In Tulsa, a new 90,000-sq-ft addition to the terminal will be ready for EDS machines, but "if the TSA comes back with a trace detection system, we'll have space to accommodate that as well," says Ron Coker, managing director for Atkins Benham, Oklahoma City, lead architect-engineer. He notes that each of the six EDS machines slated for Tulsa requires a 15 x 30-ft footprint and will require some $26 million in related infrastructure work.
The security regulations forced design changes at Kansas City Airport's $229-million terminal improvement project and pushed the completion date back three months to Sept. 2004. The HNTB-led design includes gutting three terminals and adding 150,000 sq ft of new terminal space. GNT Conveyor, Tavares, Fla., is installing an $8-million baggage-handling system "according to plans approved prior to 9/11," but changes could be forthcoming, says Bret Pilney, vice president with Burns & McDonnell, the Kansas City-based terminal program manager. "We're waiting to see what TSA is going to do."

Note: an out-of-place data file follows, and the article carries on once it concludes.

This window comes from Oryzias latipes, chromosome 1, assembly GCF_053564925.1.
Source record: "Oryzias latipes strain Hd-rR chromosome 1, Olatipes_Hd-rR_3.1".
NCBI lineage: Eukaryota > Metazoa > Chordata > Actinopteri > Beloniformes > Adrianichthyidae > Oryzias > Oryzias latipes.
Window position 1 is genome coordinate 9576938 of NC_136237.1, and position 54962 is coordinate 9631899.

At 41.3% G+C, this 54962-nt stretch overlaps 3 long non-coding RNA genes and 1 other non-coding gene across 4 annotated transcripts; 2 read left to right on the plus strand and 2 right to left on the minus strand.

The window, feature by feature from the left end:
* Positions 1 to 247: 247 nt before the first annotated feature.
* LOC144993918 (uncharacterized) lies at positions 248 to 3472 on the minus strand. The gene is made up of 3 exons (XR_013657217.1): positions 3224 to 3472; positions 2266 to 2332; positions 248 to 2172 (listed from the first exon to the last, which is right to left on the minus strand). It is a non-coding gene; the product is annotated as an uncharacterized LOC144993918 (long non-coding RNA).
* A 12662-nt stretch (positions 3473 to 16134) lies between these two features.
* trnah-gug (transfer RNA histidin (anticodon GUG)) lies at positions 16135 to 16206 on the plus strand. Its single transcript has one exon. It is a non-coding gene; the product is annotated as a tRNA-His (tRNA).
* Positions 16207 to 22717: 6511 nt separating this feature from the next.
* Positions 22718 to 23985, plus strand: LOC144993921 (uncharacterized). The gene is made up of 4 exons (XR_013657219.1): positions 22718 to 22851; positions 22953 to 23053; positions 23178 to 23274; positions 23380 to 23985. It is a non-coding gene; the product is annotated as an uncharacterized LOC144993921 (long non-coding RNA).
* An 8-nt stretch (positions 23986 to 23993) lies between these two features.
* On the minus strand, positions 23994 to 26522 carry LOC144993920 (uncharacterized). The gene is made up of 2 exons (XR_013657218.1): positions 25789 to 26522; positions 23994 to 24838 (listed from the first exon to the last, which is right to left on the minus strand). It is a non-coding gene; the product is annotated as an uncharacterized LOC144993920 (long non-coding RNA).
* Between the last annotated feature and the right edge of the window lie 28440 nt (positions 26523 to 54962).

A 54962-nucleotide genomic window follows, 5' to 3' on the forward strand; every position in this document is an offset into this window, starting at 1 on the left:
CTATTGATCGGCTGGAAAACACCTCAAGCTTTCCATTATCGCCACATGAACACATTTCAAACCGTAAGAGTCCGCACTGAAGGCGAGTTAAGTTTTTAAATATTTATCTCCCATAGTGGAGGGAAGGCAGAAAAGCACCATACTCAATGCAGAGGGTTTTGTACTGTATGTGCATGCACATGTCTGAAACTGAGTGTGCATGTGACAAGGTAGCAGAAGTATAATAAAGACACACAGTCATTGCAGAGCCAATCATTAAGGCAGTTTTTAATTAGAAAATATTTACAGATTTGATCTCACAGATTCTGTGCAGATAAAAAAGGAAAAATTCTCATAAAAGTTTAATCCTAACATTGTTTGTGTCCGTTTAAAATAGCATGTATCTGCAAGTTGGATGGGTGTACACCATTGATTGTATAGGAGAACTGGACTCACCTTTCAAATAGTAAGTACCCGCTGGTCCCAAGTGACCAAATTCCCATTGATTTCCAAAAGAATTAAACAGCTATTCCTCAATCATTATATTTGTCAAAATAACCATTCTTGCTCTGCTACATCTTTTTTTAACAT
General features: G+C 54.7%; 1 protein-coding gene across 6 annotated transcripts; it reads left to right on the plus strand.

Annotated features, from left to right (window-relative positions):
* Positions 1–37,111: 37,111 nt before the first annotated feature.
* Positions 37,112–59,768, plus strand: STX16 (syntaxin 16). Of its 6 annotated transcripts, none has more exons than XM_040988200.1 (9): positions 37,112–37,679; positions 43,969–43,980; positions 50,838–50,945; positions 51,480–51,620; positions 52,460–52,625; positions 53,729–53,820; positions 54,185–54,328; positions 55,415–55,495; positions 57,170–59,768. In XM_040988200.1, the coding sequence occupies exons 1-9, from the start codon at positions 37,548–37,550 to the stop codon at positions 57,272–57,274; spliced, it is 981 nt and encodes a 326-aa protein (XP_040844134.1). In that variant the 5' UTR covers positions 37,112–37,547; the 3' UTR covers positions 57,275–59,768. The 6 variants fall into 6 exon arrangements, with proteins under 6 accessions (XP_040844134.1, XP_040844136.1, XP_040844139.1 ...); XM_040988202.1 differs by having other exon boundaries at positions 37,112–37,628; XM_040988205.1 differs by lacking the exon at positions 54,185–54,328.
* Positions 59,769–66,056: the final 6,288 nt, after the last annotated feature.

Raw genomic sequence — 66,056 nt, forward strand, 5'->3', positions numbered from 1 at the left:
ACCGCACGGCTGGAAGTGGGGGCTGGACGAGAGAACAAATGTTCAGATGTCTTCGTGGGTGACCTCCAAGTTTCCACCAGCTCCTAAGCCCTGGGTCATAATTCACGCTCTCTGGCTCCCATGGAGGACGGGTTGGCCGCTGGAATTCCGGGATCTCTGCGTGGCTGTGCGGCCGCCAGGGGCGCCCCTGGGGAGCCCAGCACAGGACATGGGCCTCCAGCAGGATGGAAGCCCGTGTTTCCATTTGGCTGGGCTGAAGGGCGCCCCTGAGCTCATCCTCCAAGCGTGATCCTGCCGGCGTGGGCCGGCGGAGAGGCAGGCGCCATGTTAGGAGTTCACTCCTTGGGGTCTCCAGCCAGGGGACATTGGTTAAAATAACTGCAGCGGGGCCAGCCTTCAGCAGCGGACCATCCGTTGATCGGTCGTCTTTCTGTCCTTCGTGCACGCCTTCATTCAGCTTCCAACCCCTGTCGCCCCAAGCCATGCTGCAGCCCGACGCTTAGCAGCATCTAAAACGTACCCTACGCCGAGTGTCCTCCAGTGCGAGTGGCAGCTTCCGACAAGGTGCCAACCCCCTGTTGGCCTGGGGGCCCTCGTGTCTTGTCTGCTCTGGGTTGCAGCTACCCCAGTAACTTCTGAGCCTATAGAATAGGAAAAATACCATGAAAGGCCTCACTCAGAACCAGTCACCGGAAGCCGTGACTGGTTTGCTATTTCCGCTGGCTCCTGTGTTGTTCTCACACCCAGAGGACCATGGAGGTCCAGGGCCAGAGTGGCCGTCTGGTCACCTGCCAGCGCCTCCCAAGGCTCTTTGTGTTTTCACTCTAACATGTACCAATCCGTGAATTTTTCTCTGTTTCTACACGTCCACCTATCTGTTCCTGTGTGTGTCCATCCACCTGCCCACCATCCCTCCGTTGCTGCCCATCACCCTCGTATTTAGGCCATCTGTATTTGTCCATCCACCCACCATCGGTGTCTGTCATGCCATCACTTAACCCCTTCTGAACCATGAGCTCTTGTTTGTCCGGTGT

"Because of where we were in the construction process on Sept. 11, we were able to continue on with much of the project while we redesigned certain elements to meet new requirements," says Russ Widmar, Kansas City's aviation department director. About 65,000 sq ft of sidewalk space is being converted into interior departure lounges by using glass-encased "bumpouts." Glass wall height has increased from 8.5 ft to 11 ft and curbside glass walls will now have blast-resistant material.
LAX Los Angeles is reshaping plans in light of requirements. |
(Photo courtesy of American Airlines)